Since we're on the topic, let’s take this opportunity to look at one trailer design that fails the load distribution test in a big way…
We’re talking about bumper pull horse trailer with living quarters.
Thinking in terms of load distribution, imagine a 2 horse living quarters bumper pull trailer with all of its weight towards the front of the trailer. The weight of the trailer pushes down very heavily on the rear of your tow vehicle and likely causes reduced steering with the front wheels.
In addition, many living quarter bumper pull trailers are so heavy in the front they exceed the tongue weight rating on the tow vehicle’s hitch. This situation is very dangerous and is at risk for hitch failure down the line.
We definitely do NOT recommend bumper pull living quarters trailers that are designed for more than a single horse. If you really want a bumper pull with living quarters, check out this much safer single horse trailer version.
As you know, trailers come with either bumper pull or gooseneck hitch design. One of the most important things you can do when you buy your new trailer is double check that your tow vehicle is well-suited to your trailer.
A trailer with a poorly placed rear axles or a very heavy tongue weight can spell disaster on the road. Your truck’s hitch needs to be strong enough to handle the load.
If you’re interested in a gooseneck trailer, make sure your gooseneck hitch is placed in the correct position within your tow vehicle. You may be pleased to learn that gooseneck trailers are often easier to haul at highway speeds since the wind provides less resistance and causes less wobble than with bumper pull trailers.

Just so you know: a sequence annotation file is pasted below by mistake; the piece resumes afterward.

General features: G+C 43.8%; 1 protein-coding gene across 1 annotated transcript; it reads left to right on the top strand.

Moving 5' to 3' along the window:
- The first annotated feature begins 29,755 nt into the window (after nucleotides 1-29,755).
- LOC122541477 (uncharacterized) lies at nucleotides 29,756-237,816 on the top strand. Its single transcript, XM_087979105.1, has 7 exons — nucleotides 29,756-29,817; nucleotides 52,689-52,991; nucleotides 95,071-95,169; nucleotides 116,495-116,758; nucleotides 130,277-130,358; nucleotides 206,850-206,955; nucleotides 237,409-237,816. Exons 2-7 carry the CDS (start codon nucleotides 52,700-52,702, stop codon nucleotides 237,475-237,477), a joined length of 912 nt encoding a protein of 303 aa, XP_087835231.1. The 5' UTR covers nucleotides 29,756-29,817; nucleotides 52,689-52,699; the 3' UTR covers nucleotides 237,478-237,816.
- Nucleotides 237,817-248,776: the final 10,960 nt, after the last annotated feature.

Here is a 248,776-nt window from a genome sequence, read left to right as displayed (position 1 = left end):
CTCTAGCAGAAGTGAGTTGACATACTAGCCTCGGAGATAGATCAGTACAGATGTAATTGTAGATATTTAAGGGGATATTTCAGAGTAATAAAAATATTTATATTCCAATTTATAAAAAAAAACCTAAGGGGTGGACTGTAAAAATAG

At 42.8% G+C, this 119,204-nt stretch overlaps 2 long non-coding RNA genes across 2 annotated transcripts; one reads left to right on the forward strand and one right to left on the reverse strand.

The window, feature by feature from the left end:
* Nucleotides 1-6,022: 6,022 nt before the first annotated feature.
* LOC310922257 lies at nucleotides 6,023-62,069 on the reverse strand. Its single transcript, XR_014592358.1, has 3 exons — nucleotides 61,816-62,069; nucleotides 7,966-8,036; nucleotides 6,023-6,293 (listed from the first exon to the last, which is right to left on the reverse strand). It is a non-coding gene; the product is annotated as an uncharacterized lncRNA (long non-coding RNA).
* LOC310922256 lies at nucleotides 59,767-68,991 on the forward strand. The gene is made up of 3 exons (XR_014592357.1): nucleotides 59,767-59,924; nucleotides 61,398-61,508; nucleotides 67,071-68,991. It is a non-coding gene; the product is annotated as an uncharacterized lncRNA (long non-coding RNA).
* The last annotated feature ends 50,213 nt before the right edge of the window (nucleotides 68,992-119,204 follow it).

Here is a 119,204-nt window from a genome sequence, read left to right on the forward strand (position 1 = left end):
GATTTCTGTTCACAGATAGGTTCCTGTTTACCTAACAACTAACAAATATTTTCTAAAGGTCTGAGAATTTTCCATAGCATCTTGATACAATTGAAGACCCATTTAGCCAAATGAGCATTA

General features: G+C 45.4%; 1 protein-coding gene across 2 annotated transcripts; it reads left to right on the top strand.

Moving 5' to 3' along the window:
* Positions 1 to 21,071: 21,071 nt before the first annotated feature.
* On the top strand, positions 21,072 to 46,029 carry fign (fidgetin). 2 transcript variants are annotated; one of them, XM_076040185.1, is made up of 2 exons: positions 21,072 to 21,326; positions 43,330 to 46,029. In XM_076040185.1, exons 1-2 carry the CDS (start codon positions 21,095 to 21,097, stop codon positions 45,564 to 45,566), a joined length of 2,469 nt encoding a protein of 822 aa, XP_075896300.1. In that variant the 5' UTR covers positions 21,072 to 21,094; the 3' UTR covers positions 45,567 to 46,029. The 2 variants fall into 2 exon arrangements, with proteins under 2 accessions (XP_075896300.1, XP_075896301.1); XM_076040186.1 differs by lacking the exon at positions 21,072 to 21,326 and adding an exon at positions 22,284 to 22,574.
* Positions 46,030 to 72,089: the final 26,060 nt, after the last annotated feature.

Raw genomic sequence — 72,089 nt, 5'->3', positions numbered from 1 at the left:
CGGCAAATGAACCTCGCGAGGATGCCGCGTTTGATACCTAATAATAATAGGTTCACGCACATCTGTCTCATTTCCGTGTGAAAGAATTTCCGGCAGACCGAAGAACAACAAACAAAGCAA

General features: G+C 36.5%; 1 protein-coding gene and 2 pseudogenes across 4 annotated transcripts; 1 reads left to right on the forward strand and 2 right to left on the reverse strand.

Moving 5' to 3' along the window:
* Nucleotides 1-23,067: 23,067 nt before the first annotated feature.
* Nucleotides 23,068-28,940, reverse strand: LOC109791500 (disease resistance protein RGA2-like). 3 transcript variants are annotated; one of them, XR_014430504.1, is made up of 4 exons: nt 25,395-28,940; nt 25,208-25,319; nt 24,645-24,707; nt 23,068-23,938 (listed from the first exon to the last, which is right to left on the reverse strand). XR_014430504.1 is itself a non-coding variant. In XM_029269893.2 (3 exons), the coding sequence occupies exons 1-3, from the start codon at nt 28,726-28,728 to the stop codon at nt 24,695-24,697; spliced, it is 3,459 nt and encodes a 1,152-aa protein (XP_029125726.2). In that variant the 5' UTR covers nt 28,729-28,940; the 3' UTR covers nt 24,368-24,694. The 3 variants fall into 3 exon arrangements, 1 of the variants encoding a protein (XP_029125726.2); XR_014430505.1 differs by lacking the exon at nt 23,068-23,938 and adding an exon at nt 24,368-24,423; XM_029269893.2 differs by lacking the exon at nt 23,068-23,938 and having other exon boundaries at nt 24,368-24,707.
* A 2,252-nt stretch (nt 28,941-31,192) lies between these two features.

Now, let’s take a look at trailer length. Yes, a very long trailer is going to be a bit more challenging to haul. You’ll need to take very wide turns and possibly need a second set of eyes when maneuvering into a parking area.
This is one of the reasons why we highly recommend a slant load horse trailer. Slant load trailers, like our patented reverse SafeTack trailer, make much better use of the floor space. This results in a shorter trailer front to back with all of the features you need still included.
When you first buy a brand new horse trailer, the decision of what tires to get is made for you.
Later on, you’ll need to take into consideration the Gross Vehicle Weight Rating (GVWR) -- that describes the total amount of weight a trailer is designed to handle. If you take this amount and divide it by the number of tires, you’ll know how much weight each new tire needs to be designed to carry.
We recommend “ST” tires rather than “LT” tires and always caution customers not to buy tires rated for overly heavy loads. When these ‘overkill’ tires are used, it puts excess strain on the trailer’s axles and brakes, strains your hitch, and causes a very bumpy ride for your horses.